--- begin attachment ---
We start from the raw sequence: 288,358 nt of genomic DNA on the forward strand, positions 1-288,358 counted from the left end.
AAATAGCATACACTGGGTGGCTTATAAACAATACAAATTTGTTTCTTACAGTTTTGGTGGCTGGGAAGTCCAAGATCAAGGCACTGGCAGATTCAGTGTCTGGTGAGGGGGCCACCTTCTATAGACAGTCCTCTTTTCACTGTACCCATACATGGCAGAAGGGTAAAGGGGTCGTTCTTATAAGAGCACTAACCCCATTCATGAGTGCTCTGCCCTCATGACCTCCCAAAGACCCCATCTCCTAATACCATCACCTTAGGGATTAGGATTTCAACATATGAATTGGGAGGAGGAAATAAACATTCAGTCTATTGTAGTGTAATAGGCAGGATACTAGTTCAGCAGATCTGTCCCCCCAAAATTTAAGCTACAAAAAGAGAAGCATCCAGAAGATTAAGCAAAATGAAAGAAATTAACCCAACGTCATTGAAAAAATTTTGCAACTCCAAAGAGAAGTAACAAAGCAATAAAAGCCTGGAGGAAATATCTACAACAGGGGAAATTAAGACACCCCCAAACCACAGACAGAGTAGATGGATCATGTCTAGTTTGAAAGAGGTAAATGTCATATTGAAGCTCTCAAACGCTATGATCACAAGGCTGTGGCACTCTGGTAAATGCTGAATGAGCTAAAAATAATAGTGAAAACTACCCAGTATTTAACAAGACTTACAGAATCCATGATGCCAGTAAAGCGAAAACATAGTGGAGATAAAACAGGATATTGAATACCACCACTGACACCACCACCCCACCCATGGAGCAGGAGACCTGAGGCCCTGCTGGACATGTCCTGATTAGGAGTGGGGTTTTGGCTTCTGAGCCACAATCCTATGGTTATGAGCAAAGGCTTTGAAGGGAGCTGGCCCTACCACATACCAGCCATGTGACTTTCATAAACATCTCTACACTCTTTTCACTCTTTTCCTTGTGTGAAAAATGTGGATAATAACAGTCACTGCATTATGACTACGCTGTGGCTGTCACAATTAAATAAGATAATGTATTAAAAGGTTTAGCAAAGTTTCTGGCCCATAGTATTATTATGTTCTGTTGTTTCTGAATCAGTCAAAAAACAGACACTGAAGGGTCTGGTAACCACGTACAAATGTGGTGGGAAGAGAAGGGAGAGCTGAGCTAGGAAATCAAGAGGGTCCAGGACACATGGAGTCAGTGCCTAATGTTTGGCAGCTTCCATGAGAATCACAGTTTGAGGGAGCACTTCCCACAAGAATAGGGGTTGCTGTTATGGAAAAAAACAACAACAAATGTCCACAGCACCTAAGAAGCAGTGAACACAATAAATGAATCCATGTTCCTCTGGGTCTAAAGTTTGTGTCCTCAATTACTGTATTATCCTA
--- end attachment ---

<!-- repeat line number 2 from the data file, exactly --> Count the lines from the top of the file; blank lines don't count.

AAATAGCATACACTGGGTGGCTTATAAACAATACAAATTTGTTTCTTACAGTTTTGGTGGCTGGGAAGTCCAAGATCAAGGCACTGGCAGATTCAGTGTCTGGTGAGGGGGCCACCTTCTATAGACAGTCCTCTTTTCACTGTACCCATACATGGCAGAAGGGTAAAGGGGTCGTTCTTATAAGAGCACTAACCCCATTCATGAGTGCTCTGCCCTCATGACCTCCCAAAGACCCCATCTCCTAATACCATCACCTTAGGGATTAGGATTTCAACATATGAATTGGGAGGAGGAAATAAACATTCAGTCTATTGTAGTGTAATAGGCAGGATACTAGTTCAGCAGATCTGTCCCCCCAAAATTTAAGCTACAAAAAGAGAAGCATCCAGAAGATTAAGCAAAATGAAAGAAATTAACCCAACGTCATTGAAAAAATTTTGCAACTCCAAAGAGAAGTAACAAAGCAATAAAAGCCTGGAGGAAATATCTACAACAGGGGAAATTAAGACACCCCCAAACCACAGACAGAGTAGATGGATCATGTCTAGTTTGAAAGAGGTAAATGTCATATTGAAGCTCTCAAACGCTATGATCACAAGGCTGTGGCACTCTGGTAAATGCTGAATGAGCTAAAAATAATAGTGAAAACTACCCAGTATTTAACAAGACTTACAGAATCCATGATGCCAGTAAAGCGAAAACATAGTGGAGATAAAACAGGATATTGAATACCACCACTGACACCACCACCCCACCCATGGAGCAGGAGACCTGAGGCCCTGCTGGACATGTCCTGATTAGGAGTGGGGTTTTGGCTTCTGAGCCACAATCCTATGGTTATGAGCAAAGGCTTTGAAGGGAGCTGGCCCTACCACATACCAGCCATGTGACTTTCATAAACATCTCTACACTCTTTTCACTCTTTTCCTTGTGTGAAAAATGTGGATAATAACAGTCACTGCATTATGACTACGCTGTGGCTGTCACAATTAAATAAGATAATGTATTAAAAGGTTTAGCAAAGTTTCTGGCCCATAGTATTATTATGTTCTGTTGTTTCTGAATCAGTCAAAAAACAGACACTGAAGGGTCTGGTAACCACGTACAAATGTGGTGGGAAGAGAAGGGAGAGCTGAGCTAGGAAATCAAGAGGGTCCAGGACACATGGAGTCAGTGCCTAATGTTTGGCAGCTTCCATGAGAATCACAGTTTGAGGGAGCACTTCCCACAAGAATAGGGGTTGCTGTTATGGAAAAAAACAACAACAAATGTCCACAGCACCTAAGAAGCAGTGAACACAATAAATGAATCCATGTTCCTCTGGGTCTAAAGTTTGTGTCCTCAATTACTGTATTATCCTA